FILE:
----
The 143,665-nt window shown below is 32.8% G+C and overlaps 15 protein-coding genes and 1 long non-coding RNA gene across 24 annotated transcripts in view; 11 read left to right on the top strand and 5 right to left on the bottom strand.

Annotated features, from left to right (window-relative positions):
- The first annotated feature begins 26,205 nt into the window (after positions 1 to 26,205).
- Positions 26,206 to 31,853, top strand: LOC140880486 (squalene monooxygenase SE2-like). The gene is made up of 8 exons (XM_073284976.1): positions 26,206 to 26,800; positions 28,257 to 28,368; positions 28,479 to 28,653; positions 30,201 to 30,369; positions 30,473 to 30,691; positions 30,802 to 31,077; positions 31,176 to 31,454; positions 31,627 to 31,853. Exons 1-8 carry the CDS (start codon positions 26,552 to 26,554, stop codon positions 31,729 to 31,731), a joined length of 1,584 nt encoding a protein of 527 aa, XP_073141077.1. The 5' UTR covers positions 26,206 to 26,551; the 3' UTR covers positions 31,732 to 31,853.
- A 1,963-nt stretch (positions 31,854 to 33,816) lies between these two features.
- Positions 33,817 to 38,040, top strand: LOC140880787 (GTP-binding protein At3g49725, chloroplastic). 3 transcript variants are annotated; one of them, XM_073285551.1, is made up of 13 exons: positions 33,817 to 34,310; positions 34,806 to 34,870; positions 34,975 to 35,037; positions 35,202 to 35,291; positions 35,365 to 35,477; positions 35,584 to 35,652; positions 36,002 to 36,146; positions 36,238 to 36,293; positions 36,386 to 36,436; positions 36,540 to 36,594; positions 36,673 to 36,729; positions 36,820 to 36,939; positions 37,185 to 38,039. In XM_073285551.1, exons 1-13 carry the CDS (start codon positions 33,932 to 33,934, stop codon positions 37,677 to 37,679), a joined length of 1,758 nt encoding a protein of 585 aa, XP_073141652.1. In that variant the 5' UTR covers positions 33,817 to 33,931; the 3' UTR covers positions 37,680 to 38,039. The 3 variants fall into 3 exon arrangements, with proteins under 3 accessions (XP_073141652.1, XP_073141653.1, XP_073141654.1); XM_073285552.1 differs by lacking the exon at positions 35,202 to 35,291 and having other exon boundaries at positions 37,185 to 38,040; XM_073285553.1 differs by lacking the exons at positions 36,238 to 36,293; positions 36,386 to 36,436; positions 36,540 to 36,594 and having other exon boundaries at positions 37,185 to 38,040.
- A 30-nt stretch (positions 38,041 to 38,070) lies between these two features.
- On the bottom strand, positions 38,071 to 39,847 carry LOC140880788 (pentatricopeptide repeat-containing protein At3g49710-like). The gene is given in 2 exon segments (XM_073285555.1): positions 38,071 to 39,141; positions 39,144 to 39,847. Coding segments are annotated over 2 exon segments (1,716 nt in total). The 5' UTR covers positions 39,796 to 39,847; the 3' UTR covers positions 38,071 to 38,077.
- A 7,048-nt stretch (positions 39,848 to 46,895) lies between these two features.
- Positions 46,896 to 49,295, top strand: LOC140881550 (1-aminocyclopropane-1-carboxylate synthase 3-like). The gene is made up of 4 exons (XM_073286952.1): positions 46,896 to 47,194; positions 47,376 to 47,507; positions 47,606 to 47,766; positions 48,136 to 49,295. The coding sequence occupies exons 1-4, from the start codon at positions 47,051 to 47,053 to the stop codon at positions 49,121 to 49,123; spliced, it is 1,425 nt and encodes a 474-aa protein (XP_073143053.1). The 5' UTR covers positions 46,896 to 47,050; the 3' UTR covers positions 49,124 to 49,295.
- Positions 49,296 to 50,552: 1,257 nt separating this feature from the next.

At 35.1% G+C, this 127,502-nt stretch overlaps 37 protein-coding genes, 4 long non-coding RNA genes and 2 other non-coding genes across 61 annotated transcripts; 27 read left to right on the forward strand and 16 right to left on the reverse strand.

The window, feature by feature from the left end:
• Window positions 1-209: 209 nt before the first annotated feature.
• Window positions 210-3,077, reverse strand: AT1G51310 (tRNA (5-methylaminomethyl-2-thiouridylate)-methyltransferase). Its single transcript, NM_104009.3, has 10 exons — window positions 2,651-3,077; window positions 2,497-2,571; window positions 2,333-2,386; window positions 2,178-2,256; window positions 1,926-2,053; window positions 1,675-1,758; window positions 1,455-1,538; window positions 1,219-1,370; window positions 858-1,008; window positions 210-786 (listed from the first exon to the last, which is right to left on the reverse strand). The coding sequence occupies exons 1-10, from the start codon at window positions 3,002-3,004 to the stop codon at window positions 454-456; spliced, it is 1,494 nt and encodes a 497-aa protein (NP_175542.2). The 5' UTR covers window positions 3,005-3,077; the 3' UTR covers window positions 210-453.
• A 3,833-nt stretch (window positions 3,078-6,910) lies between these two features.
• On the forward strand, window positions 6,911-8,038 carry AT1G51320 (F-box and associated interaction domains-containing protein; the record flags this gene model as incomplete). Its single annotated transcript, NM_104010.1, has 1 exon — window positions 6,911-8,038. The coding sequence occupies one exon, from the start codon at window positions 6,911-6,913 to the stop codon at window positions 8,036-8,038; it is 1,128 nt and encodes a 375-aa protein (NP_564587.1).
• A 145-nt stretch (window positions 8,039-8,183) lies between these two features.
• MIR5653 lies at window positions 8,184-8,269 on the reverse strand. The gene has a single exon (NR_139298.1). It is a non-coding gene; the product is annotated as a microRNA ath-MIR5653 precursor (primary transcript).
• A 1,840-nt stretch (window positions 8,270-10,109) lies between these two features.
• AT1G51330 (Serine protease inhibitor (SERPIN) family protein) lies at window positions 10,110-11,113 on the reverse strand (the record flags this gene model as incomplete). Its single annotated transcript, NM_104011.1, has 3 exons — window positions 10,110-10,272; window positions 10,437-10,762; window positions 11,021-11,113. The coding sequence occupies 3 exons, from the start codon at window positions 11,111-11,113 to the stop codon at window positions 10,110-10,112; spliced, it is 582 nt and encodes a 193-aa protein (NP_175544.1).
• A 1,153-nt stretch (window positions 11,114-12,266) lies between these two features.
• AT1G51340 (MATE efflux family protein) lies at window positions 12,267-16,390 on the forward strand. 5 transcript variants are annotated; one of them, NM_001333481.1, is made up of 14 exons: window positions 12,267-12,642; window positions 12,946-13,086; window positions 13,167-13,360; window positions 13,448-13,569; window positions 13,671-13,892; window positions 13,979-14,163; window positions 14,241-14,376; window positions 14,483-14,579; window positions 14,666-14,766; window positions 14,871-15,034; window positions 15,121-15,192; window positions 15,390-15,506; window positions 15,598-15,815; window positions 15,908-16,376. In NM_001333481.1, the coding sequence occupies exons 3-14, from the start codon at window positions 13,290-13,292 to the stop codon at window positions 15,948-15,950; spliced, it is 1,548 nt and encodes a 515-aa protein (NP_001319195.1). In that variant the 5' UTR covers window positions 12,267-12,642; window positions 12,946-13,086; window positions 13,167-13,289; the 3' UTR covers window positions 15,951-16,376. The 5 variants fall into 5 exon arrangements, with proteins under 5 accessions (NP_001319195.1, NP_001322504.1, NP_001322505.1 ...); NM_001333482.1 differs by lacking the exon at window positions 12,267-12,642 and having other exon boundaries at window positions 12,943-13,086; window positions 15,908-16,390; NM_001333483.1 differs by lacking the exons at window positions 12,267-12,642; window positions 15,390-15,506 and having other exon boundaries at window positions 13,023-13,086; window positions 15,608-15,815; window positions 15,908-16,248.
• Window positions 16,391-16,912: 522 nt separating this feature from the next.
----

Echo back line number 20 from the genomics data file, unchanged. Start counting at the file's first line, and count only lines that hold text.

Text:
• A 1,840-nt stretch (window positions 8,270-10,109) lies between these two features.